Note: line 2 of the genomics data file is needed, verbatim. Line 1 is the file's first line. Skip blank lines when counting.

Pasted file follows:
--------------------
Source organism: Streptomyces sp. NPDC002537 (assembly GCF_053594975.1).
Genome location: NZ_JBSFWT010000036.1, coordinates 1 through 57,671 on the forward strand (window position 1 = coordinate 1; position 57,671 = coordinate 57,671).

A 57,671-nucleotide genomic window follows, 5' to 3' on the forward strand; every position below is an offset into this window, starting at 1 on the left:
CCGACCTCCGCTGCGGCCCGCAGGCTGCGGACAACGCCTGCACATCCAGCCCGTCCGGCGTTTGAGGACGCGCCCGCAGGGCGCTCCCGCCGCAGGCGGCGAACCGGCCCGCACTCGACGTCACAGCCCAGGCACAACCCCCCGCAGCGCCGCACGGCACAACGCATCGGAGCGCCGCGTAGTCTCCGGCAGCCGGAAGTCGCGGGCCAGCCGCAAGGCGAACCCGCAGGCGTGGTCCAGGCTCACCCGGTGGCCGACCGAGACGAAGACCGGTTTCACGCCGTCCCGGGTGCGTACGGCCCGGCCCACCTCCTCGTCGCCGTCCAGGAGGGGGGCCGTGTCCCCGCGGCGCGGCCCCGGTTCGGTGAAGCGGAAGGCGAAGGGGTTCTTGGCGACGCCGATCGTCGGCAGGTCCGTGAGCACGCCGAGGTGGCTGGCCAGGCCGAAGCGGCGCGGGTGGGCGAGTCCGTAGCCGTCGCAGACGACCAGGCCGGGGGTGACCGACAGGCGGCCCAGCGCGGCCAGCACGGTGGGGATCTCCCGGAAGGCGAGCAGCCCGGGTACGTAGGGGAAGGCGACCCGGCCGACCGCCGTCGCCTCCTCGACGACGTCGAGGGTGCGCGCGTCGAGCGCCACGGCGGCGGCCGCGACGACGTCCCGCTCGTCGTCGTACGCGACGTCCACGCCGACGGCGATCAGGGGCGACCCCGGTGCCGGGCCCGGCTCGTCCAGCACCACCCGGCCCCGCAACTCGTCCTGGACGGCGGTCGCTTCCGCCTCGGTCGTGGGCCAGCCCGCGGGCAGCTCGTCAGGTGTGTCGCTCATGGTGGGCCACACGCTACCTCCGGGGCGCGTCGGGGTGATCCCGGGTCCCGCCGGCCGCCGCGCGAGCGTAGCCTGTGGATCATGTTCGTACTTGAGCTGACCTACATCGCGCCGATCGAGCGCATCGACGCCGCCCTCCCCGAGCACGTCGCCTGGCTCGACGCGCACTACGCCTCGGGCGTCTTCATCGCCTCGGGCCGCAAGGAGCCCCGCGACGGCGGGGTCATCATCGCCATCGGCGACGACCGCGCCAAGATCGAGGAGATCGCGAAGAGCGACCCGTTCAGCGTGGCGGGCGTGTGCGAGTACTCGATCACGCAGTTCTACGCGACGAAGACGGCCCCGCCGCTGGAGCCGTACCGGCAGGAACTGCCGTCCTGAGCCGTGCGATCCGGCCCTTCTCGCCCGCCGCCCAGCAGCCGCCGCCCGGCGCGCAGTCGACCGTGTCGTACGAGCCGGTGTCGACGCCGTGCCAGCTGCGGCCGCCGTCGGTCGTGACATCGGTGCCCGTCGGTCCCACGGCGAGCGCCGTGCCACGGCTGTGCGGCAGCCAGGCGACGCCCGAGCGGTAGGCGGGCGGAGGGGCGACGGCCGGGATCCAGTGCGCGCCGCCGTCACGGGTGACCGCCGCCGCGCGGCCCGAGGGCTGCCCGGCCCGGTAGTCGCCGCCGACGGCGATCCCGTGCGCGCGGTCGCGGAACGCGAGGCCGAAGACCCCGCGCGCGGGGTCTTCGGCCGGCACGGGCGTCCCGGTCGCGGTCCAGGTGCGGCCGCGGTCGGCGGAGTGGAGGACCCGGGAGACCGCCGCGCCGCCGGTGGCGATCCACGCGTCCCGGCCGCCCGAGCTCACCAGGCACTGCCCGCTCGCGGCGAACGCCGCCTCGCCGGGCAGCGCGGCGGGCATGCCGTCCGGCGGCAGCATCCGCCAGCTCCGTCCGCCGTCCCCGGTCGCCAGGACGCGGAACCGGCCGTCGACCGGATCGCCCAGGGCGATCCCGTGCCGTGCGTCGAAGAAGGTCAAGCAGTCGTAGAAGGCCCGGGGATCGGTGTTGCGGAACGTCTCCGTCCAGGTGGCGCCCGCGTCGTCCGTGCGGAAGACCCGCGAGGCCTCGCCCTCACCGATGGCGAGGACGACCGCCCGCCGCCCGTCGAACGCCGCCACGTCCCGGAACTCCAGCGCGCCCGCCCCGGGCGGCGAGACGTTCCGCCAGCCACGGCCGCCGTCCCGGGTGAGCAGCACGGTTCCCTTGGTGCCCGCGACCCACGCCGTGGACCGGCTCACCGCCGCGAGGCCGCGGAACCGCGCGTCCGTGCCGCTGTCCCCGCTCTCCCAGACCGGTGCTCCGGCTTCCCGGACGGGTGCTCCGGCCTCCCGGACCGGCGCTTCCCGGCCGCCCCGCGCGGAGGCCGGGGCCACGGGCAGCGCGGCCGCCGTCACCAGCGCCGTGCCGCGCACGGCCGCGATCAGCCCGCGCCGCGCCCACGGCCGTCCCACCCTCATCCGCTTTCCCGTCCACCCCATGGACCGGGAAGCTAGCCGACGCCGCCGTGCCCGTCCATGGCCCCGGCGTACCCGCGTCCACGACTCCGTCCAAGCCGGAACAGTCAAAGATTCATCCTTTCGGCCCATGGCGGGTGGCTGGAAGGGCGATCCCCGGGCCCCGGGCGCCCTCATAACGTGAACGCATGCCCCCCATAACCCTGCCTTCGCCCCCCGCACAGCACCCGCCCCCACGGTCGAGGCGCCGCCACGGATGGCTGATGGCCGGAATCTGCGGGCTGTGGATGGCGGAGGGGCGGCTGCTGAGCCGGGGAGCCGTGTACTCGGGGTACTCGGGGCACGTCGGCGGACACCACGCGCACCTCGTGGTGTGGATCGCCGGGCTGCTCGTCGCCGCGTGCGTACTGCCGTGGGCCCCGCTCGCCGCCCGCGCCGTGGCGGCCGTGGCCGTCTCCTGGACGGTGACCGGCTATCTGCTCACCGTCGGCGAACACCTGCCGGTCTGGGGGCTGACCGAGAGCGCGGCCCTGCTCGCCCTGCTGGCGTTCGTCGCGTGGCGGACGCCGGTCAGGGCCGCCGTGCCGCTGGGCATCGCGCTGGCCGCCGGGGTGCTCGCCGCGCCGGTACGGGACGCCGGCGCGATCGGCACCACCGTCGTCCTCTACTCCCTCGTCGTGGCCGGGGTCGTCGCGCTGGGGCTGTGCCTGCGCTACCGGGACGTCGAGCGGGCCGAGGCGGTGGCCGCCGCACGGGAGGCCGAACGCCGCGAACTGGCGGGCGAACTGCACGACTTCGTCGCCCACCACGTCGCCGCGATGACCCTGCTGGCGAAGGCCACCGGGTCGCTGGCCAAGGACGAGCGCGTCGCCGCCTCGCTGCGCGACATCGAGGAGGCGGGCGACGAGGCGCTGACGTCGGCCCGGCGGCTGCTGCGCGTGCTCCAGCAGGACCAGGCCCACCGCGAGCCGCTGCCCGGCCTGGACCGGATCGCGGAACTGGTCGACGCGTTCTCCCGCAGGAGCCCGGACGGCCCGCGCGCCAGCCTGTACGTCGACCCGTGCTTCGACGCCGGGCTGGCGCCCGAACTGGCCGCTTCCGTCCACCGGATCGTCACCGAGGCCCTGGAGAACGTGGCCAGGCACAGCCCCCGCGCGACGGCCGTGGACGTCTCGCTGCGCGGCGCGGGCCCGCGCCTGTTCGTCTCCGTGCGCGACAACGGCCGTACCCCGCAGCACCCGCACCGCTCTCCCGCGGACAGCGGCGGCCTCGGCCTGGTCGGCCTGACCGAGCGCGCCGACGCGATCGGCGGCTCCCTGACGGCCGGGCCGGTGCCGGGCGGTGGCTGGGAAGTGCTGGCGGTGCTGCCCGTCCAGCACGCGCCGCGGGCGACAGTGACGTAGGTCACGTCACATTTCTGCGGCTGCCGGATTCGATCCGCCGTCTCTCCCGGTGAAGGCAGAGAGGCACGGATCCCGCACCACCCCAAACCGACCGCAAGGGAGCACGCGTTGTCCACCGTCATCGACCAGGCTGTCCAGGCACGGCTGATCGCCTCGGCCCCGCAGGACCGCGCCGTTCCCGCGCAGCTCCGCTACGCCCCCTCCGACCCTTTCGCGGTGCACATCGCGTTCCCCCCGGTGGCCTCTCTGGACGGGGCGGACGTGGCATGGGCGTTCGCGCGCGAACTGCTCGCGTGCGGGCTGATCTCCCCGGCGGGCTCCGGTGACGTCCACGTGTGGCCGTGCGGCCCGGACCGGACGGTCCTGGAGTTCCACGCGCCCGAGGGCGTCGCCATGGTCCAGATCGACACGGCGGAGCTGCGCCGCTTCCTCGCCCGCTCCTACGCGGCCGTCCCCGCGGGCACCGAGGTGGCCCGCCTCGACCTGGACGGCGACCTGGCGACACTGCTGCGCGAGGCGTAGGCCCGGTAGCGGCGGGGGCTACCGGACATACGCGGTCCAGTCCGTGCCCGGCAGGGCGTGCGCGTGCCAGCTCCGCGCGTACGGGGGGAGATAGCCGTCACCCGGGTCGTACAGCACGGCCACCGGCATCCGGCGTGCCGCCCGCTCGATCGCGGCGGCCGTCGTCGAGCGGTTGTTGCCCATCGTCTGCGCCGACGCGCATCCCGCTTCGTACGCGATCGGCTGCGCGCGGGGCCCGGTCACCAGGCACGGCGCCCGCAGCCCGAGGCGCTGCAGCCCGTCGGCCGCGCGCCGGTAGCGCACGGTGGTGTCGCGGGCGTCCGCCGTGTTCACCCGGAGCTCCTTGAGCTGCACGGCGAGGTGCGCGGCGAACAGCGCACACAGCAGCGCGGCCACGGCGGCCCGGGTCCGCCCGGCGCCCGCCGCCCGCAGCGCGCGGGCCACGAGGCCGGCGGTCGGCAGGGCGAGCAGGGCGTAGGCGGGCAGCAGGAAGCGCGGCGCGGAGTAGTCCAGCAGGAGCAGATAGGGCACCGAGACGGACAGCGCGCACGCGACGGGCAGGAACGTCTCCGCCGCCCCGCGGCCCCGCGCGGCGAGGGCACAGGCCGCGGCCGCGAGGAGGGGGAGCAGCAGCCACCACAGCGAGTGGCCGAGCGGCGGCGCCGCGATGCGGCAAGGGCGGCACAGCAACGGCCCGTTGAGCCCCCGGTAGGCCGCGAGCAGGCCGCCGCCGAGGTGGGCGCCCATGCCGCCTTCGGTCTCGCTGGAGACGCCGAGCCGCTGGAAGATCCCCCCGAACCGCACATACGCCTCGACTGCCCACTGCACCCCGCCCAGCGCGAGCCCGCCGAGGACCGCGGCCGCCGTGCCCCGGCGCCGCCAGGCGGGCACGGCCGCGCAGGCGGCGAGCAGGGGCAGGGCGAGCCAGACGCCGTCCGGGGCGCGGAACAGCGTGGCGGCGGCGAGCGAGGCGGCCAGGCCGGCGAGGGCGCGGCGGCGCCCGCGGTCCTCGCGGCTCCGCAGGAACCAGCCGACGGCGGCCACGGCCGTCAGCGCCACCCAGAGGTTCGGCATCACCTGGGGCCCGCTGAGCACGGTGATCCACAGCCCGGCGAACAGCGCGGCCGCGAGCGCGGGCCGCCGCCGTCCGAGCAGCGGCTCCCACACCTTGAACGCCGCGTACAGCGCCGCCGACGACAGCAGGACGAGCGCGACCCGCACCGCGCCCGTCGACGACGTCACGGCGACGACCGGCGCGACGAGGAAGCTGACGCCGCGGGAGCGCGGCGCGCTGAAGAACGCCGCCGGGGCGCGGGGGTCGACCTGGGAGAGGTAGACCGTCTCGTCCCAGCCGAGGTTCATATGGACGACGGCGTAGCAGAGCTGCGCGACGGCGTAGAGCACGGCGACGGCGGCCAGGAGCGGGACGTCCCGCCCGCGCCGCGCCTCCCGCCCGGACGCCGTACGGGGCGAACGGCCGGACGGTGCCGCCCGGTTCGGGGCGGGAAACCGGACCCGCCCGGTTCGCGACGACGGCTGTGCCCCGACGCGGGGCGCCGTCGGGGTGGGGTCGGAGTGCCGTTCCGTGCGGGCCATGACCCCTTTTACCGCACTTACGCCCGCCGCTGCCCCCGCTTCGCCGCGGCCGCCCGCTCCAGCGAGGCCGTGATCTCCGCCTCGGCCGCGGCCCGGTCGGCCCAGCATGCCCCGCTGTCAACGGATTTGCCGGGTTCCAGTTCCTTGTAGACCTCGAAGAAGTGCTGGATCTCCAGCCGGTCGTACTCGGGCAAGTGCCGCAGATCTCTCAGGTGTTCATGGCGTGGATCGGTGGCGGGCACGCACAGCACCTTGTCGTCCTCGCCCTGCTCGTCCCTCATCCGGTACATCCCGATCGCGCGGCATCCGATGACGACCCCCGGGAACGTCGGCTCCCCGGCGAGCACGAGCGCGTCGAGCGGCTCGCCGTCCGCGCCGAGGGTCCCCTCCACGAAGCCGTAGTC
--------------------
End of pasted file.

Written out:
Genome location: NZ_JBSFWT010000036.1, coordinates 1 through 57,671 on the forward strand (window position 1 = coordinate 1; position 57,671 = coordinate 57,671).